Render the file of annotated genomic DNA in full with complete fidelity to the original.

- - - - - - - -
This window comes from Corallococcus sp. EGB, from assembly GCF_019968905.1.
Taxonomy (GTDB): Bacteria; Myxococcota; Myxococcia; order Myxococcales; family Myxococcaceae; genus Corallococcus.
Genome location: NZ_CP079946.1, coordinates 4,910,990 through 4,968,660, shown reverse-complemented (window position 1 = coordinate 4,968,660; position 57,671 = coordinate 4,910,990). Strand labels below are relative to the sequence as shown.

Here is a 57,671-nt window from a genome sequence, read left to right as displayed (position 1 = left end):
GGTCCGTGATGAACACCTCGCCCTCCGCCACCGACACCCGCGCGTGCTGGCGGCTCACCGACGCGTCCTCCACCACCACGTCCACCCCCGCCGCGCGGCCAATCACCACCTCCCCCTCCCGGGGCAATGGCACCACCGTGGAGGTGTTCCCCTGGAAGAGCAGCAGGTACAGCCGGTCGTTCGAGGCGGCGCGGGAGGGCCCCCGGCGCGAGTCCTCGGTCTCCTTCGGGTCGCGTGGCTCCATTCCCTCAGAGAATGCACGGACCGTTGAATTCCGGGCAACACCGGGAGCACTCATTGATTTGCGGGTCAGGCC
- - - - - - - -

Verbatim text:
This window comes from Corallococcus sp. EGB, from assembly GCF_019968905.1.
Taxonomy (GTDB): Bacteria; Myxococcota; Myxococcia; order Myxococcales; family Myxococcaceae; genus Corallococcus.
Genome location: NZ_CP079946.1, coordinates 4,910,990 through 4,968,660, shown reverse-complemented (window position 1 = coordinate 4,968,660; position 57,671 = coordinate 4,910,990). Strand labels below are relative to the sequence as shown.

Here is a 57,671-nt window from a genome sequence, read left to right as displayed (position 1 = left end):
GGTCCGTGATGAACACCTCGCCCTCCGCCACCGACACCCGCGCGTGCTGGCGGCTCACCGACGCGTCCTCCACCACCACGTCCACCCCCGCCGCGCGGCCAATCACCACCTCCCCCTCCCGGGGCAATGGCACCACCGTGGAGGTGTTCCCCTGGAAGAGCAGCAGGTACAGCCGGTCGTTCGAGGCGGCGCGGGAGGGCCCCCGGCGCGAGTCCTCGGTCTCCTTCGGGTCGCGTGGCTCCATTCCCTCAGAGAATGCACGGACCGTTGAATTCCGGGCAACACCGGGAGCACTCATTGATTTGCGGGTCAGGCC